The UK’s triggering of Article 50 on 29 March 2017 means that it will officially cease to be a member of the European Union on 30 March 2019. As this deadline approaches rapidly, there are a multitude of issues to be resolved and legislative tangles to be unscrambled. One such problem area that has received limited media coverage – relative to the Customs Union and the Single Market in general, at least – is that of air traffic rights. Continue Reading
More than a year has passed since the UK voted to withdraw from the European Union without much clarity ever given to businesses on what the terms of the intra-EU trade with the remaining EU27 would look like post-March 2019. This has led to many of our clients planning for the worst possible option, i.e. anticipating that at midnight on March 2019, the UK would formally have withdrawn from the EU without an arrangement in place.
However, on 15 August 2017 – a bank holiday for a large part of Europe − the UK government released its most-anticipated “Future customs arrangements paper”: the first of a series of papers setting out the UK government’s thinking on its future relationship with the EU.
We took advantage of a relatively calm week to propose a few thoughts, our immediate reactions to the key issues and questions arising out of the UK government’s strategy. As you will see, the debate is just beginning.
The government yesterday published its Rights of EU Citizens in the UK Policy Paper Factsheet for workers and employers together with detailed proposals setting out its offer to EU nationals currently resident in the UK and those proposing to enter for the purpose of residency, pre-Brexit. Although there is a fair amount of detail to flesh out the announcement made by Theresa May at the EU summit dinner last Thursday, and much depends on the outcome of current negotiations with the other 27 EU States, as indicated in our blog piece at the time, a number of questions remain unanswered. Here are the key points, with our commentary: Continue Reading
At a European council summit dinner last night, Theresa May outlined the UK’s offer to secure the rights of EU citizens in the UK. The key points have been reported as follow:
- EU citizens with 5 years’ residence in the UK before a cut-off point (expected to be no later than Brexit day) will be eligible for a ‘settled status’ category allowing the same rights to education, healthcare, pensions and benefits as other UK citizens.
- Those already in the UK with less than 5 years’ residence and who arrive lawfully before the cut-off point will be able to continue to reside in the UK to acquire their settled status. Details of a two year ‘grace period’ following the cut-off point remain unclear.
The offer is conditional on a reciprocal deal for 1.5 million British citizens living elsewhere in the EU.
The UK’s opening position is arguably a positive step towards an agreement in principle – Angela Merkel has described it as a ‘good start’. Nonetheless, the offer falls far short of the very clear proposals put forward by the EU Commission that EU nationals already in the UK and those arriving before we leave the EU should retain their current rights indefinitely. There is no mention of a continuing ability to be joined in the UK by non-EU family members and Theresa May has made it clear that any post-Brexit disputes over EU citizens’ rights would be resolved through the UK courts rather than the European Court of Justice.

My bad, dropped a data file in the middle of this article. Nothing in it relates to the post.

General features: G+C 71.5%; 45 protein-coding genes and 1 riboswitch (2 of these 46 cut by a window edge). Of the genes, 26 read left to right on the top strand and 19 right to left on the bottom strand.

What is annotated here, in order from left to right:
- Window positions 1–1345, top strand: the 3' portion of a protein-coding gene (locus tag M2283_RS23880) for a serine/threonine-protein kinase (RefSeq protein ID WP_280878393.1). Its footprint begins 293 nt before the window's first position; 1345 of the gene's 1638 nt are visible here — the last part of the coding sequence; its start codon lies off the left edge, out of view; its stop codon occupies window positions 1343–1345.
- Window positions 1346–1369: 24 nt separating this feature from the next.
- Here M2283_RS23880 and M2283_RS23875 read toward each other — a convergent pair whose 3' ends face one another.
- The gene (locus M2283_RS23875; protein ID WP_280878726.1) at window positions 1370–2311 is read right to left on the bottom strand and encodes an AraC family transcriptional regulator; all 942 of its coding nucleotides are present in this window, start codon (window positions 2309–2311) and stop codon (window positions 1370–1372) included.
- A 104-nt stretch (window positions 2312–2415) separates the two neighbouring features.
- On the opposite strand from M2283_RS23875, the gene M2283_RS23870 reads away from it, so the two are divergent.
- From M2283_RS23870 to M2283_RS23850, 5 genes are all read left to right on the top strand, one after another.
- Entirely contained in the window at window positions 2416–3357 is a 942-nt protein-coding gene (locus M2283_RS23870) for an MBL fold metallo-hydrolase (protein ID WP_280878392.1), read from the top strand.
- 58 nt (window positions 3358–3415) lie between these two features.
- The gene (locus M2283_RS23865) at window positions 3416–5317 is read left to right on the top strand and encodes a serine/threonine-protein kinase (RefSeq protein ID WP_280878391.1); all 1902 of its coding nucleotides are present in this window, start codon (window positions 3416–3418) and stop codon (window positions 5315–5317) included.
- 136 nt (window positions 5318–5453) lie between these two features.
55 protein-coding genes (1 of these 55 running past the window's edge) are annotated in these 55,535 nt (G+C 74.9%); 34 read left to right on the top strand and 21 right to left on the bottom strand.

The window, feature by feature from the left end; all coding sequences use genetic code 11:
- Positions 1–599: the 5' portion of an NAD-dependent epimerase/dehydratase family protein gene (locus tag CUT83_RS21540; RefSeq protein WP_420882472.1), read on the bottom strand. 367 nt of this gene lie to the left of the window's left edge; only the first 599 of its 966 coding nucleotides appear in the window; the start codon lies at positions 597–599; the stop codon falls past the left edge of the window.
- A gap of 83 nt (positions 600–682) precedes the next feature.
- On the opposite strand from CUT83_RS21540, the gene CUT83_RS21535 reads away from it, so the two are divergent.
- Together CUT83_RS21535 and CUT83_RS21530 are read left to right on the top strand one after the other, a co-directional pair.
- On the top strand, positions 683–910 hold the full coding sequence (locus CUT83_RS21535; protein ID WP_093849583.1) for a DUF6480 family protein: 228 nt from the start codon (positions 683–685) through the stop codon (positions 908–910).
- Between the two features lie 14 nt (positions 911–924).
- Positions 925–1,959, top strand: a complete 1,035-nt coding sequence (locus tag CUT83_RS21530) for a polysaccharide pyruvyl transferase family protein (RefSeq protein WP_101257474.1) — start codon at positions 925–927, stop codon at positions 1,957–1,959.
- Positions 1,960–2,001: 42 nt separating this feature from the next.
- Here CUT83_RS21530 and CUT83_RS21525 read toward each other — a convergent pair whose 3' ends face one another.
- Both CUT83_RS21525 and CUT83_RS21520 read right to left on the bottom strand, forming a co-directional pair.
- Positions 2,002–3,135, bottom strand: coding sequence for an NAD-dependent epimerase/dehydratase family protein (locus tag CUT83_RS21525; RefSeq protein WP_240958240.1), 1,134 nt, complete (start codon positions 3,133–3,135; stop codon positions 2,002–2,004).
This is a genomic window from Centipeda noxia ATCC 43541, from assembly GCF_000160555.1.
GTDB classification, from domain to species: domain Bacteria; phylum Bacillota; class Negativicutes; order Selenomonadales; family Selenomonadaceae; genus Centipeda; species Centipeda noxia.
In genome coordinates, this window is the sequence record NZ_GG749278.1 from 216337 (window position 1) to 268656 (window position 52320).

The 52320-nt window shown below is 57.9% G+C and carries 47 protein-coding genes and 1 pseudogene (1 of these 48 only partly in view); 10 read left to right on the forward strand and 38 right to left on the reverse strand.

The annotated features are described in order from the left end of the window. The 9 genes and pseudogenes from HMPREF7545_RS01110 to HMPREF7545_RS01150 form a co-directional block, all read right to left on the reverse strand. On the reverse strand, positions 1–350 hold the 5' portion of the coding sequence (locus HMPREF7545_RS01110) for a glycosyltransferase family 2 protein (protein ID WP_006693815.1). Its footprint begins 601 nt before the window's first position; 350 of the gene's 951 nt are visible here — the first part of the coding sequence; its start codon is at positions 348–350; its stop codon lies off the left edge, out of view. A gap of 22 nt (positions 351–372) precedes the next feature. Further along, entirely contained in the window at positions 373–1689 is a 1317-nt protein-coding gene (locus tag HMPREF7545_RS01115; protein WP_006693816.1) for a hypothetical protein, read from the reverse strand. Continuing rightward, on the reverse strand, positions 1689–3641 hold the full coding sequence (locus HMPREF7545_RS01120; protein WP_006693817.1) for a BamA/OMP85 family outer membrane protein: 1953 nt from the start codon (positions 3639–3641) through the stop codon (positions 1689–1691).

Whilst the UK’s detailed written proposal on Monday will undoubtedly provide further detail, it needs to address the following questions as a minimum:
- What additional qualifying criteria beyond 5 years’ residence will apply to this new ‘settled status’?
- Will the onerous rules on documentation to evidence 5 years’ residence currently applied to EU citizens seeking confirmation of permanent residence in the UK be relaxed?
- In particular, will those who have spent any part of their 5 years in the UK studying or being financially self-sufficient still be required to demonstrate that they have held comprehensive sickness insurance during those periods?
- How long will it be before qualifying EU citizens are actually issued with this ‘settled’ status? Theresa May has referred to ‘streamlined administration’ and ‘light-touch’ registration but the administrative hurdles for putting a new system in place are significant, let alone the task of processing millions of applications which is way beyond the Home Office’s current resources.
- What will be the position of EU citizens who have already acquired permanent residence in the UK through 5 years’ continuous residence in a qualifying status? Should those who already qualify for permanent residence under current rules but do not yet have documentation to confirm their status still apply to the Home Office whilst waiting for the new system to be implemented?
The Prime Minister has emphasised that she does not want anyone already in the UK to be forced to leave or families to be split up but, without the finer detail to deal with these points, we are a long way off providing the certainty being sought by EU citizens and many will see this long awaited ‘guarantee’ as less than generous.
It is fair to say, this is not the result that many were expecting.